For this proposal, it was essential for me to list the things I want to do versus the things I want to avoid:
Further cultural discourse around design: As a platform for cultural and design discourse, am I well versed enough on specific topics to lead the way through this discourse, or would I need to tap into a team of advisors to help shape and steer relevant conversations around design?
Build an inclusive network of Arab designers in the diaspora: The Arab world is vast, and its cultures and dialects are plenty. To build this network, I should start looking towards my inner circle and gradually making other connections.
Provide opportunities, both financial and educational, without any stigma or creative roadblocks
Eventually, contribute to academic or scholarly resources.
Meaningless NGO work
To further understanding and develop this idea, I looked at Arab art and design platforms, how they function, where they exist, and how they encourage interaction.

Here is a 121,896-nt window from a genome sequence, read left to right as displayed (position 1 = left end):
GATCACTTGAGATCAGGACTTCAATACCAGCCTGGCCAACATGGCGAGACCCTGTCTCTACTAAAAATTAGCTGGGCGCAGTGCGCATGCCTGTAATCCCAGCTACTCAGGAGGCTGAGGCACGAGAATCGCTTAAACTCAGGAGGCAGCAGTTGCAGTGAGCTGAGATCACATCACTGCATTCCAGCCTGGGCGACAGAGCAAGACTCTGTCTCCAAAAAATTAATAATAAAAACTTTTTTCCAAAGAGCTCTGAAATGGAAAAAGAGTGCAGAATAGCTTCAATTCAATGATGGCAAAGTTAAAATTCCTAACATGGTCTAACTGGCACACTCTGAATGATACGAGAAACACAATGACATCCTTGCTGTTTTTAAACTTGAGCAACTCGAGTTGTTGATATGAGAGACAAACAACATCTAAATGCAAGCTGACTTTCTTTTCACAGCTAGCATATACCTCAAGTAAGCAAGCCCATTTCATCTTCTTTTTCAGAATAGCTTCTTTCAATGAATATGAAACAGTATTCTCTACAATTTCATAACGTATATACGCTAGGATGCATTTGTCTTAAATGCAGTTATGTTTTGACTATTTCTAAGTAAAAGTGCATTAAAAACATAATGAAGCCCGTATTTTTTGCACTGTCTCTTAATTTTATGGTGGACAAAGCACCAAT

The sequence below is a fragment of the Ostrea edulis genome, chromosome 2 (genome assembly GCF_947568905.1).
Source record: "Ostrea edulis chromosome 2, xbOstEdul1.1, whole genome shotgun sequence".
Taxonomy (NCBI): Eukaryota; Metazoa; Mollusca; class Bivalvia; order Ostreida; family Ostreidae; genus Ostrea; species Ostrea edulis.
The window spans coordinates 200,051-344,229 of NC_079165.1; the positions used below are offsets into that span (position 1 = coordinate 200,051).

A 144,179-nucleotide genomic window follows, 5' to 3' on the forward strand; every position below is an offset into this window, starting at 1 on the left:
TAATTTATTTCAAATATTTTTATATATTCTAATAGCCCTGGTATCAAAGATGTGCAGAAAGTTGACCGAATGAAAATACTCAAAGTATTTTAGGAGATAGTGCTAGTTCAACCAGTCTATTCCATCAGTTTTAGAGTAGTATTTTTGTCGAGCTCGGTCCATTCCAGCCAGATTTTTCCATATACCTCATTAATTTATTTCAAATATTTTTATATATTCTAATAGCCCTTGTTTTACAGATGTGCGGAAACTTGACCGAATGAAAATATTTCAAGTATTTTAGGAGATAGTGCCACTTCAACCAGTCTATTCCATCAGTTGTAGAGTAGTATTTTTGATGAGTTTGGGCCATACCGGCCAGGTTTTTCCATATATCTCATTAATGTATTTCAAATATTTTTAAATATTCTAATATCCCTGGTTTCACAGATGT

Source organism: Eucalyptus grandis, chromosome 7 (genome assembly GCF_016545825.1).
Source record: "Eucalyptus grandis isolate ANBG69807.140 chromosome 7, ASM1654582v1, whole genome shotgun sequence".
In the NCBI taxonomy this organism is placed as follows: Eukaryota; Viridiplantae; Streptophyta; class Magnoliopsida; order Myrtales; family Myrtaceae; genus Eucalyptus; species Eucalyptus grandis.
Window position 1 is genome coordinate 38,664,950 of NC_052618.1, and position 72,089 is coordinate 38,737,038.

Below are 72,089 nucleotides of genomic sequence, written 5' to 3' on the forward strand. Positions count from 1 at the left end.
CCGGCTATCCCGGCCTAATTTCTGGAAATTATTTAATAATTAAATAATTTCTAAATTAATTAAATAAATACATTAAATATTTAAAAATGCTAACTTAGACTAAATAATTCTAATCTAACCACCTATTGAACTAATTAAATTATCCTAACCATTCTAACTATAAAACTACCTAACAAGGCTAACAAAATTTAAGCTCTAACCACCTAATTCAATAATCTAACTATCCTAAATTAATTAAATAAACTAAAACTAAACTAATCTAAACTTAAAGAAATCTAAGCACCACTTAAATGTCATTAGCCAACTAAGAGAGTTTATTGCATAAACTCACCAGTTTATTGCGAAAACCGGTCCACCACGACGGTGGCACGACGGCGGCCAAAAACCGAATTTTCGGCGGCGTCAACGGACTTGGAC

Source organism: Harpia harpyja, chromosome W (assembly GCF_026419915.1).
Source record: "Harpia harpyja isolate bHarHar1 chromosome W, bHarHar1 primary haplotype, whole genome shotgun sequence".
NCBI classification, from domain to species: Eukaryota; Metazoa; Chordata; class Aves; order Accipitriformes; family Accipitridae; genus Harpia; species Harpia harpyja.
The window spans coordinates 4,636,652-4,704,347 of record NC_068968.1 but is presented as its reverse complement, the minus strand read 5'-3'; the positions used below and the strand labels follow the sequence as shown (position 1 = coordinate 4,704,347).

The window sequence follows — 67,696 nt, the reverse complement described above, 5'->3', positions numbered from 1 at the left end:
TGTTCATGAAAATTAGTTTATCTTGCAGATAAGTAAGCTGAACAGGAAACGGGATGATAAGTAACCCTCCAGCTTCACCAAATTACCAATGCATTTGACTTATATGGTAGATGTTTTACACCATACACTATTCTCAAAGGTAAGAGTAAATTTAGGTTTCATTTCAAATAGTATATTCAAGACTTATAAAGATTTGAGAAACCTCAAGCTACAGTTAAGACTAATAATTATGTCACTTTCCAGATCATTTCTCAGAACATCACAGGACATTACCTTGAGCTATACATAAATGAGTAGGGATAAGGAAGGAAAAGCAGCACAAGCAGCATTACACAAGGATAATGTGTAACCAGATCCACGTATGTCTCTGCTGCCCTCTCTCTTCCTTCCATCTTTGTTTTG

The platforms on a scale of the following four categories:
The MMAG Foundation
"Founded in 2017, The MMAG Foundation strives to contribute to the future of art practice and pedagogy by drawing on historical encounters and contemporary issues alike. Through art, it works to facilitate opportunities to shape responsive approaches to learning, knowledge-making and modes of dialogue. The foundation provides a space for artistic research, production and critical discourse through its exhibition program, educational projects and residency spaces."
Darat al Funun
"We aim to provide a platform for contemporary Arab artists, to support art practices and artistic exchange, to stimulate critical discourse, and to research, document, and archive Arab art."
"The Khatt Foundation, Center for Arabic Typography is a cultural foundation and design research center dedicated to advancing design and typography in the Middle East, North Africa, and their diaspora, and to building cross-cultural creative networks."
"platform is a curatorial collective dedicated to building a design culture with social value, based in Amman, Jordan."
"ālmamar is an emerging independent cultural-experience and residency program for collaborative creativity based in Amman, Jordan. Its mandate within its first year of operation is to host the Cultural Shell, a space for cultural and communal research and creativity particularly reflecting on the evolution of traditional values, critical arts practice, and the notion of transience within the context of Jordan."